Don’t Drink and Drive: 5 Myths That Could Put Your Life In Danger

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In addition to concentrated patrols, there will be sobriety checkpoints, where deputies will confirm motorists are licensed to drive and whether they are inebriated or altered due to drug use, officials said. | Courtesy Photo or Riverside County Sheriffs

Michelle White | Contributor

You’re having drinks with co-workers, and you’ve had more than you should, but it’s not enough to impair your judgment, you think. You tell yourself it would be fine to drive home; you know the roads so well. Then the topic of ride-sharing apps comes up, and one of your friends says she’d never get into an Uber or Lyft if she’d been drinking because there’s no telling who might be behind the wheel.

Yes, driving under the influence (DUI) of alcohol is something that more and more people are doing nowadays. And sadly, myths about drinking and driving are not uncommon in our society, and they can only put your life in danger if you continue to believe them.

Enrolling in online DUI classes can help protect and save lives. With these classes, you can bust drunk driving myths and recognize signs that someone is struggling with alcohol use.

5 Common Drinking and Driving Myths

The idea that you’ll be okay if you only have one drink before getting behind the wheel or that it’s okay to drive under the influence of alcohol is, again, very common. So, we have to bust these myths because they are dangerous and could lead to an unfortunate situation where you or others pay the price.

Myth #1: Caffeine can keep you awake.

Caffeine is a known stimulant that can keep you awake and alert in a short time. But your reflexes may still be affected, even if you have had that much-needed caffeine boost.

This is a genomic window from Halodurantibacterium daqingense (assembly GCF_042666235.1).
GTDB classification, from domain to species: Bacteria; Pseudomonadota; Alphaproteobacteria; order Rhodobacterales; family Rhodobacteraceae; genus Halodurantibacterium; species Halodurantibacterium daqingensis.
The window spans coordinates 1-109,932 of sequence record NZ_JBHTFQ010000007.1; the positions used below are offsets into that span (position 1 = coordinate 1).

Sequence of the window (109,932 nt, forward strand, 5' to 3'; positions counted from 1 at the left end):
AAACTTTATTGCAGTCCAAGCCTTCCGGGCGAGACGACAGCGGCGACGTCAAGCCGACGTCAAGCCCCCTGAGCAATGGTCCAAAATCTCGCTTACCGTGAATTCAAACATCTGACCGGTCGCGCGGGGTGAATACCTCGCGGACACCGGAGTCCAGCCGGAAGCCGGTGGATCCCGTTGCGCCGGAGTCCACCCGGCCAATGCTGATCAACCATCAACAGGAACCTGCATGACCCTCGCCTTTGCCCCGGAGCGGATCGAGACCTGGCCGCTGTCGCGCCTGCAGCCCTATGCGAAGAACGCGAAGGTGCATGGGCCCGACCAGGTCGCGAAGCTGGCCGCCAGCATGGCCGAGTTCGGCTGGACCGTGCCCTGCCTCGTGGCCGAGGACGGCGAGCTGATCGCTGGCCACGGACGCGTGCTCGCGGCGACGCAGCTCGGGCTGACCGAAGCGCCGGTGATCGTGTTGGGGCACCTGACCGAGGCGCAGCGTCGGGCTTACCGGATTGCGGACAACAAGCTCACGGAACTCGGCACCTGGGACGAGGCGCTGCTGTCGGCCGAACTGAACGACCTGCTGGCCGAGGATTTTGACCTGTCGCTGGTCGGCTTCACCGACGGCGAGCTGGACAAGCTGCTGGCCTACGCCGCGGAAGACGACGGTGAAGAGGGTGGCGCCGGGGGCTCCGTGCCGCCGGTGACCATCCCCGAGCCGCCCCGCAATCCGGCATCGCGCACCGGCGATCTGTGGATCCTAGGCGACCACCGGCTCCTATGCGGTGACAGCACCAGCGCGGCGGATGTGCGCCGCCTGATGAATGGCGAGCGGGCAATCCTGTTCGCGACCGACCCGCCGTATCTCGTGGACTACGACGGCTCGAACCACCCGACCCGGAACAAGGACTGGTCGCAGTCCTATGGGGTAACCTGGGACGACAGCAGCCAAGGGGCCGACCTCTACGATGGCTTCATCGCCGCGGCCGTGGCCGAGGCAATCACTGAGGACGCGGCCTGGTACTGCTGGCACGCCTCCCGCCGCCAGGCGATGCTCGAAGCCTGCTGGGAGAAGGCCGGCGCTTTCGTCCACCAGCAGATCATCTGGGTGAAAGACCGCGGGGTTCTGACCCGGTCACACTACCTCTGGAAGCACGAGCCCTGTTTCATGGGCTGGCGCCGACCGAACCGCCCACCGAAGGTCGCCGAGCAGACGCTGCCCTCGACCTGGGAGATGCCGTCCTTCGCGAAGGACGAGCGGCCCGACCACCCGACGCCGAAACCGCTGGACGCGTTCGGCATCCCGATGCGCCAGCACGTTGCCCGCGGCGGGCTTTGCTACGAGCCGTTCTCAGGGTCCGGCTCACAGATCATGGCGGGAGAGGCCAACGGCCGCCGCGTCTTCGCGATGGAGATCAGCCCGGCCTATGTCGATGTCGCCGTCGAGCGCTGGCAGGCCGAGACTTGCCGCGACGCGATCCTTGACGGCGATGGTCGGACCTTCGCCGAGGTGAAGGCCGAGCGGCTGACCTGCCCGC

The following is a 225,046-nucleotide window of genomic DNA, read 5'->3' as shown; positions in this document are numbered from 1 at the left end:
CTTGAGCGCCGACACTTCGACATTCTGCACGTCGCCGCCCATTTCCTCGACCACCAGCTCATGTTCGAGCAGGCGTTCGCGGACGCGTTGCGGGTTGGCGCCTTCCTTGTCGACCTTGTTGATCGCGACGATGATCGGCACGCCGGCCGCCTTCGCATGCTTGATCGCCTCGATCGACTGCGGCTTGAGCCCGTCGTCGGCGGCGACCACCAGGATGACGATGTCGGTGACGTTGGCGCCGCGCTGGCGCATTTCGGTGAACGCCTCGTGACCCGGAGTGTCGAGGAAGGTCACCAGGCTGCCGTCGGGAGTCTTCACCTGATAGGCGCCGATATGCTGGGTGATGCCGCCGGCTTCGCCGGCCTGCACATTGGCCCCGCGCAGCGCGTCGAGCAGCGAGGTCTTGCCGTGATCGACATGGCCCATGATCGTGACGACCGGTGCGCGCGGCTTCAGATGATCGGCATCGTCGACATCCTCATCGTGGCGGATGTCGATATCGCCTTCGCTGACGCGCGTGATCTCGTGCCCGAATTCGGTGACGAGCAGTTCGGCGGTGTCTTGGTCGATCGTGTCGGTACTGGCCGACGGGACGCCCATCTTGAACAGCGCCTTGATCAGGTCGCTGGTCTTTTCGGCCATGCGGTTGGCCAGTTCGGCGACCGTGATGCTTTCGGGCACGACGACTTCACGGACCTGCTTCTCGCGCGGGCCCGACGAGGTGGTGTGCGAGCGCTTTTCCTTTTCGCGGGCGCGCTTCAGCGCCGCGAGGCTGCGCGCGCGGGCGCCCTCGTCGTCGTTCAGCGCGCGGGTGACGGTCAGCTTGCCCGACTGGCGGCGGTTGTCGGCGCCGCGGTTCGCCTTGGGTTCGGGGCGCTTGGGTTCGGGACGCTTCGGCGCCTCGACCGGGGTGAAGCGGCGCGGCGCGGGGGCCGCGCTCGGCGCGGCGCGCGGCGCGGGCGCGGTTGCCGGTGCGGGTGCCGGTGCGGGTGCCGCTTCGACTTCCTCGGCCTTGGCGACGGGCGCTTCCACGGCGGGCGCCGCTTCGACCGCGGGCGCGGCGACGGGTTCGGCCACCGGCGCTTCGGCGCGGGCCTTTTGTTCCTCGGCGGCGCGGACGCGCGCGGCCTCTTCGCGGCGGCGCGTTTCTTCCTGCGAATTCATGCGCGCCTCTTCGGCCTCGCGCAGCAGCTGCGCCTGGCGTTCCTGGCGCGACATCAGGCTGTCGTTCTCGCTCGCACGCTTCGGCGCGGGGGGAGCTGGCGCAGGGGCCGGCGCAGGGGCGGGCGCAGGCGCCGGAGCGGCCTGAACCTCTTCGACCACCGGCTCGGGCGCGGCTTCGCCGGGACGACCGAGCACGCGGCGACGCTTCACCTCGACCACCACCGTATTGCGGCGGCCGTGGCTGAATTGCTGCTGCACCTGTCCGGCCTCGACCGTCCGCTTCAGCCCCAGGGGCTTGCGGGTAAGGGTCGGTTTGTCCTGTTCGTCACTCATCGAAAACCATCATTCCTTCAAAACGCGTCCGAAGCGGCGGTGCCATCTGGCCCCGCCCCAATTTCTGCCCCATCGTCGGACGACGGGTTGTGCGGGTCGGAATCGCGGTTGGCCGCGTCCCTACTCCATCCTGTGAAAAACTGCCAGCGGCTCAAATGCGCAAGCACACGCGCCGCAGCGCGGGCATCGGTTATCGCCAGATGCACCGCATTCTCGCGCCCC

In some cases, caffeine can cause people to experience microsleeps, which can be dangerous for drivers. These short dozes happen randomly, and people just nod off without even knowing it. These microsleeps may last several seconds and cause drivers to stare blankly in front of them, close their eyes without realizing, and suddenly drop their heads.

Even worse, microsleeps can cause drivers to unintentionally steer the wheel in the wrong direction. This can result in drifting into oncoming vehicles or hitting pedestrians.

Myth #2: Opening the windows or playing loud music keeps you up.

Sure, loud music may distract you for a short while. But it doesn’t guarantee your safety on the road. If you find yourself in a situation where you need to stay up and alert while driving, find an area for you to rest and take a short nap. This is because, at this stage, your ability to drive safely has already been impaired.

Myth #3: Alcohol has minimal effects on bigger individuals.

Size may be a factor that can determine impairment. Other factors to consider are medications, how you drank alcohol, the time you last ate, the amount of food you’ve eaten, and your overall health.

However, size is but one factor. No matter the size, you can’t guarantee a safe driving experience after drinking a lot. Your body may still react to alcohol similarly to a smaller person’s.

Myth #4: The alcohol content in your drink doesn’t matter.

It is worth emphasizing that alcohol is still alcohol. Drink too much, and you will be impaired. This applies to all alcoholic beverages, such as liquor, wine, and beer.

But where did this myth come from in the first place?